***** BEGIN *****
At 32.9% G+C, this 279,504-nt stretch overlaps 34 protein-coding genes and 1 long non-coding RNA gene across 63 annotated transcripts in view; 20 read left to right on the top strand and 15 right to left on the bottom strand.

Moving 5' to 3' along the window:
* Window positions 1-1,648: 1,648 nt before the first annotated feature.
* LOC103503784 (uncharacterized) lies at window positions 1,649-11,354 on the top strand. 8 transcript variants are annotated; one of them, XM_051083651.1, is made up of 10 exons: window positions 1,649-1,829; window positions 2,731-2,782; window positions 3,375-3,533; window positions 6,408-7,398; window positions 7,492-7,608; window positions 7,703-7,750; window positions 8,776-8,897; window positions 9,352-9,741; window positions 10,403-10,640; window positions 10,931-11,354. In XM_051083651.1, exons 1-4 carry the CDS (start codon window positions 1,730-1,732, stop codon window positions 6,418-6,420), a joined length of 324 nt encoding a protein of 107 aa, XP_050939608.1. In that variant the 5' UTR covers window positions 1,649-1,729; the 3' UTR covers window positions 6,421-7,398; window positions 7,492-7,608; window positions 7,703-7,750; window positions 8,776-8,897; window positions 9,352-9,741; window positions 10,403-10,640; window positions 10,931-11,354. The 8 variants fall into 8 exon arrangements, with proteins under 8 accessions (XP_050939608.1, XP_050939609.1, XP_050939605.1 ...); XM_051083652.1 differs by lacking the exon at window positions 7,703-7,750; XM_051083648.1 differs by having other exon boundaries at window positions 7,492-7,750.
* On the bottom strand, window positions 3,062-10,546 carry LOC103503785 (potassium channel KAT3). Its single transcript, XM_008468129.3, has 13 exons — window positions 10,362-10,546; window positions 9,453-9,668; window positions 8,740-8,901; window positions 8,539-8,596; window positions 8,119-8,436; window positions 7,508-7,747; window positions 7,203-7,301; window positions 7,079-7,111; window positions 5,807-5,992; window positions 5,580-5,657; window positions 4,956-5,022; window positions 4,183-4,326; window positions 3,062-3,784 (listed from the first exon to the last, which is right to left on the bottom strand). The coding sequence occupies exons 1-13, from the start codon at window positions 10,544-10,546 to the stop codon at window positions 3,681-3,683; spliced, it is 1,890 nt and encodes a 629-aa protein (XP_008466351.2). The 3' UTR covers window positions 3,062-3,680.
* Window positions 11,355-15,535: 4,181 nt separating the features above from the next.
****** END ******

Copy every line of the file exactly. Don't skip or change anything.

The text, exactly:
At 32.9% G+C, this 279,504-nt stretch overlaps 34 protein-coding genes and 1 long non-coding RNA gene across 63 annotated transcripts in view; 20 read left to right on the top strand and 15 right to left on the bottom strand.

Moving 5' to 3' along the window:
* Window positions 1-1,648: 1,648 nt before the first annotated feature.
* LOC103503784 (uncharacterized) lies at window positions 1,649-11,354 on the top strand. 8 transcript variants are annotated; one of them, XM_051083651.1, is made up of 10 exons: window positions 1,649-1,829; window positions 2,731-2,782; window positions 3,375-3,533; window positions 6,408-7,398; window positions 7,492-7,608; window positions 7,703-7,750; window positions 8,776-8,897; window positions 9,352-9,741; window positions 10,403-10,640; window positions 10,931-11,354. In XM_051083651.1, exons 1-4 carry the CDS (start codon window positions 1,730-1,732, stop codon window positions 6,418-6,420), a joined length of 324 nt encoding a protein of 107 aa, XP_050939608.1. In that variant the 5' UTR covers window positions 1,649-1,729; the 3' UTR covers window positions 6,421-7,398; window positions 7,492-7,608; window positions 7,703-7,750; window positions 8,776-8,897; window positions 9,352-9,741; window positions 10,403-10,640; window positions 10,931-11,354. The 8 variants fall into 8 exon arrangements, with proteins under 8 accessions (XP_050939608.1, XP_050939609.1, XP_050939605.1 ...); XM_051083652.1 differs by lacking the exon at window positions 7,703-7,750; XM_051083648.1 differs by having other exon boundaries at window positions 7,492-7,750.
* On the bottom strand, window positions 3,062-10,546 carry LOC103503785 (potassium channel KAT3). Its single transcript, XM_008468129.3, has 13 exons — window positions 10,362-10,546; window positions 9,453-9,668; window positions 8,740-8,901; window positions 8,539-8,596; window positions 8,119-8,436; window positions 7,508-7,747; window positions 7,203-7,301; window positions 7,079-7,111; window positions 5,807-5,992; window positions 5,580-5,657; window positions 4,956-5,022; window positions 4,183-4,326; window positions 3,062-3,784 (listed from the first exon to the last, which is right to left on the bottom strand). The coding sequence occupies exons 1-13, from the start codon at window positions 10,544-10,546 to the stop codon at window positions 3,681-3,683; spliced, it is 1,890 nt and encodes a 629-aa protein (XP_008466351.2). The 3' UTR covers window positions 3,062-3,680.
* Window positions 11,355-15,535: 4,181 nt separating the features above from the next.